Textbook Notes (363,381)
Canada (158,358)
Economics (800)
ECON 1100 (224)
Chapter 5

Chapter 5

3 Pages
Unlock Document

University of Guelph
ECON 1100
Eveline Adomait

Chapter 5: Measuring Economic Activity: GDP and Unemployment Gross Domestic Product: Measuring the Nation’s Output - Most common measure of an economies output = GDP (measures how much is made during a given period) GDP: the market value of the final goods/services produced in a country given a specific period - Market Value  Services provided by government employees is generally not market place therefore included in GDP  Goods/services produced by unpaid household labour for use within household (mowing the lawn) is NOT included in GDP - Final Goods and Services  Summing all value added by all firms in the production process yields the value of the final good/service Final Goods or Services: consumed by the ultimate consumer, b/c they are the end products of the production process they are counted as part of GDP Intermediate Goods or Services: used up in the production of final goods/services and therefore not counted in GDP Value Added: the market value of its product or service minus the cost of inputs purchased from other firms (revenues-cost of intermediate goods=value added) The Expenditure Method for Measuring GDP - GDP is a measure of the quantities of the goods/serviced produced by an economy - Divide goods into four categories: households, firms, governments, and the foreign sector - Relationship between GDP and expenditures of goods/services can be summarized by this equation… Y=C+I+G+NX  Where…  Y= GDP or Output  C= Consumption Expenditure  I= Private-Sector Investment  G= Government Purchases  NX= Net Exports Consumption: spending by households on goods and services (food, clothing, entertainment)  Divided into four subcomponents: durable goods, semi-durable goods, non-durable goods, services Private-Sector Investment: spending by firms on final goods/services, primarily capital goods and housing  Divided into three subcomponents: non-residential structures and equipment, residential structures, business investment in inventories Government Purchases: purchases by federal, provincial and municipal governments of final goods/services do NOT include government transfer payments or interest paid on public debt  Divided into two major subcomponents: net government current expenditure on goods/services (e.g. office supplies), and government gross fixed capital formation (e.g. buying new structures/equipment) Net Investment: investment that adds to the total capital stock of the economy Net Exports: exports – imports Who Makes Type of Expenditure Example the Expenditure Households Consumption Food, Clothes, Hair Cuts, New Car Firms Private-Sector New Factories/ Equipment/ Houses, Investment Increase in Inventory Stocks Governments Government Purchases New School Buildings/ Roads, Docks,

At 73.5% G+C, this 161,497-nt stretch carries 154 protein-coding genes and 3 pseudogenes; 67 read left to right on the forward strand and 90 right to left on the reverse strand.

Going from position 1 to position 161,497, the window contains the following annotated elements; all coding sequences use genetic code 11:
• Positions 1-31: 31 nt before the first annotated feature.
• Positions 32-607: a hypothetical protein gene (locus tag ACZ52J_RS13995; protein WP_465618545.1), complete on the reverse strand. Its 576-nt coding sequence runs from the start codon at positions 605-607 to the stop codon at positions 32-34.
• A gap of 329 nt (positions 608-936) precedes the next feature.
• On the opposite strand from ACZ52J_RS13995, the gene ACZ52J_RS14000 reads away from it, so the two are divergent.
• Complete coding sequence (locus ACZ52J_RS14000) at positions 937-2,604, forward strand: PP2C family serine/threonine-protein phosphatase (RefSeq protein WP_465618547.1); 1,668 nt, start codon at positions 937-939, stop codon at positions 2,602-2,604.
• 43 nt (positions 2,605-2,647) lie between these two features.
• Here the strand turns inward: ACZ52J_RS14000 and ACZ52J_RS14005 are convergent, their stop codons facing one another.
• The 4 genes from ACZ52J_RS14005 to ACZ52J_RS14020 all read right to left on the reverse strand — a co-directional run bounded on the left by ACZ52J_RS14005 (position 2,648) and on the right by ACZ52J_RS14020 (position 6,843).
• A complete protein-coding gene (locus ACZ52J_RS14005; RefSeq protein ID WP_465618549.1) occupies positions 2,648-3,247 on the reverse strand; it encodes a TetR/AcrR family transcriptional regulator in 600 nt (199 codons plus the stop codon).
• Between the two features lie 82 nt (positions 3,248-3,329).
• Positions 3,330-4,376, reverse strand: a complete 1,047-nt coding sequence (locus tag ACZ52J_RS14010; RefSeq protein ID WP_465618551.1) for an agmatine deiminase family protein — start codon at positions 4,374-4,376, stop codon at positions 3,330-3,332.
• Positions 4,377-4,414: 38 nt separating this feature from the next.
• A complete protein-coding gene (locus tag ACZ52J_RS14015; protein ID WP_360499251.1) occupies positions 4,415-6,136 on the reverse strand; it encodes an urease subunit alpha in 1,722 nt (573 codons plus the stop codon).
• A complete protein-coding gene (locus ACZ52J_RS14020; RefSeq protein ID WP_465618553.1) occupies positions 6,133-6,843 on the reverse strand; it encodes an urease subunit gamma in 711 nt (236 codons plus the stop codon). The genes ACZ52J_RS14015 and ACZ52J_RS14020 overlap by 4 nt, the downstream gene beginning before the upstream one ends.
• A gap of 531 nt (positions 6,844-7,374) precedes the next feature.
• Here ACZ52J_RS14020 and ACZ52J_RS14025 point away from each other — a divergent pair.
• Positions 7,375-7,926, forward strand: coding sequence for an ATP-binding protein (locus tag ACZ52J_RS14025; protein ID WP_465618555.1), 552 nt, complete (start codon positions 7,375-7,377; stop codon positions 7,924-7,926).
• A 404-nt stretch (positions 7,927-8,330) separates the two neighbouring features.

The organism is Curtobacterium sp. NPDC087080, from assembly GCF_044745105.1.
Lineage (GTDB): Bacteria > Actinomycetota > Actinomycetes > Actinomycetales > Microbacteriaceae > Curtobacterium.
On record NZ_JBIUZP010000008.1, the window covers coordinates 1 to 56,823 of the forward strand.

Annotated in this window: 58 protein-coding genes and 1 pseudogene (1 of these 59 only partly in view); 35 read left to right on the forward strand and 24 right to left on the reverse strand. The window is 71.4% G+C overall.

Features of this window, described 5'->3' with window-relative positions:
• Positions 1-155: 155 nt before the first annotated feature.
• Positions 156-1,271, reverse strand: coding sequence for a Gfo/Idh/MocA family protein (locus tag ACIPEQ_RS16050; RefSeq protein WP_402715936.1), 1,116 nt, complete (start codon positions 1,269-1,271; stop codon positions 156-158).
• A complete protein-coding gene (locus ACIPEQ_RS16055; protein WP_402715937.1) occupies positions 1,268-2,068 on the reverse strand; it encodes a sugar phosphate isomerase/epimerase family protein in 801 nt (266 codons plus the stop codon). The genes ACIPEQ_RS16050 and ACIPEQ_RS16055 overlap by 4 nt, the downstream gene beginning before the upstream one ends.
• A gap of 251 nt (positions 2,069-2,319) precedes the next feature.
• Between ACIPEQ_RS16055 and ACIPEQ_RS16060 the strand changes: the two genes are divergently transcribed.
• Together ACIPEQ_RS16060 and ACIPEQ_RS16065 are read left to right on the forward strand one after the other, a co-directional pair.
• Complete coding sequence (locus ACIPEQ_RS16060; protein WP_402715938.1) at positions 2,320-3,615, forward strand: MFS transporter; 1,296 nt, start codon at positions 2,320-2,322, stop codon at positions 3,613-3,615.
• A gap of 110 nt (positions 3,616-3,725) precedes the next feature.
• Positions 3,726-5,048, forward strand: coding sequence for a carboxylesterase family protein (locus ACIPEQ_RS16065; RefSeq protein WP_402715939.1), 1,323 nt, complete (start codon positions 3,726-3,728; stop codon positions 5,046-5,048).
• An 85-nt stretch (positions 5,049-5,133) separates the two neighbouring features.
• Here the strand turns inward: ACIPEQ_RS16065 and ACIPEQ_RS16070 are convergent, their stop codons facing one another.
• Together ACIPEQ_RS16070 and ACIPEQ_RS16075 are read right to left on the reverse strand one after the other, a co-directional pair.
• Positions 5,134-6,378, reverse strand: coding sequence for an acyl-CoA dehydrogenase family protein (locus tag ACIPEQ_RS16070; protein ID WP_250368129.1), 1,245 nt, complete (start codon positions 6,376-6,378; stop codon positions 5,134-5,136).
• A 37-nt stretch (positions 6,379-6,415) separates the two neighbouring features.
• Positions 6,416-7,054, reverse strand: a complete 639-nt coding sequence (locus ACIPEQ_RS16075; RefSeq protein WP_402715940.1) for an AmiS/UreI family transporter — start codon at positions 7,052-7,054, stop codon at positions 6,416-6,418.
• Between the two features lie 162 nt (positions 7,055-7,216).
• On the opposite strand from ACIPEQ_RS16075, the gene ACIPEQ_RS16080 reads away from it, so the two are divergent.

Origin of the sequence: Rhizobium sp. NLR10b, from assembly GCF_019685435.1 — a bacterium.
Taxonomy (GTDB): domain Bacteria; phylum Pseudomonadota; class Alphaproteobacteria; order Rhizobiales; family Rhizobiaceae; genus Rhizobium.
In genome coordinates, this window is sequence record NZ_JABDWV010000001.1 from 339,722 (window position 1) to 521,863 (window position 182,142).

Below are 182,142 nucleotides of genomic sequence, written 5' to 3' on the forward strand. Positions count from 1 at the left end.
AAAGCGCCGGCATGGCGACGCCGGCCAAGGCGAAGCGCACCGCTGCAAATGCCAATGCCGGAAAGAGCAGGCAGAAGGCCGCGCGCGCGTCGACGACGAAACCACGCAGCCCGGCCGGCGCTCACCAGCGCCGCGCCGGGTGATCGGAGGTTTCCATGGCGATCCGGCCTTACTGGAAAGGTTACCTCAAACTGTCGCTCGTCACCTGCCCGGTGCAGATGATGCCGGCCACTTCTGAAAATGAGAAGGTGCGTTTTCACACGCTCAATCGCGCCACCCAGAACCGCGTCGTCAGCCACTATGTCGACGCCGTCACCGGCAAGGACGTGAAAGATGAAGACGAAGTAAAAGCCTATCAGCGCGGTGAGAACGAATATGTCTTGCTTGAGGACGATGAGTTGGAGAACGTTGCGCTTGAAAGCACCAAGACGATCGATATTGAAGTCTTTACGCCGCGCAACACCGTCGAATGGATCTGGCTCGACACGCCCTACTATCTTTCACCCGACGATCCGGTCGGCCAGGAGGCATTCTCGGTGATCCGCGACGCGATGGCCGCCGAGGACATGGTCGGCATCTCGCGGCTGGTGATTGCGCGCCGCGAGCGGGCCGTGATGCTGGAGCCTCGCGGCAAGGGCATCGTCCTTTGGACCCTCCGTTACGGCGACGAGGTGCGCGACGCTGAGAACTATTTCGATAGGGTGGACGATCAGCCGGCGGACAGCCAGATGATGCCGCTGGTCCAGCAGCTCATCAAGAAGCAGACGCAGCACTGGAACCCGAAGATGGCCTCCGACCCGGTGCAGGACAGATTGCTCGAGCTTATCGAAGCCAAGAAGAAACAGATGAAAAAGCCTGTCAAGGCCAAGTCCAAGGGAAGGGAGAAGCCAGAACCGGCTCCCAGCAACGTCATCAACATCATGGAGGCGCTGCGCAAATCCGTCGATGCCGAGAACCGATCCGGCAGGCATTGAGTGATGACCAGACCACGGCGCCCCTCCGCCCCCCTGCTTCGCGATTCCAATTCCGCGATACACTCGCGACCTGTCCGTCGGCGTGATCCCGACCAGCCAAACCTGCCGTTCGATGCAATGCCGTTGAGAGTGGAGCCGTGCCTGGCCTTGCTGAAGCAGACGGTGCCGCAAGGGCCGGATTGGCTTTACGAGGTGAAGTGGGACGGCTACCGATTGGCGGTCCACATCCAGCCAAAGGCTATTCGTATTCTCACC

More Less

Related notes for ECON 1100

Log In


Don't have an account?

Join OneClass

Access over 10 million pages of study
documents for 1.3 million courses.

Sign up

Join to view


By registering, I agree to the Terms and Privacy Policies
Already have an account?
Just a few more details

So we can recommend you notes for your school.

Reset Password

Please enter below the email address you registered with and we will send you a link to reset your password.

Add your courses

Get notes from the top students in your class.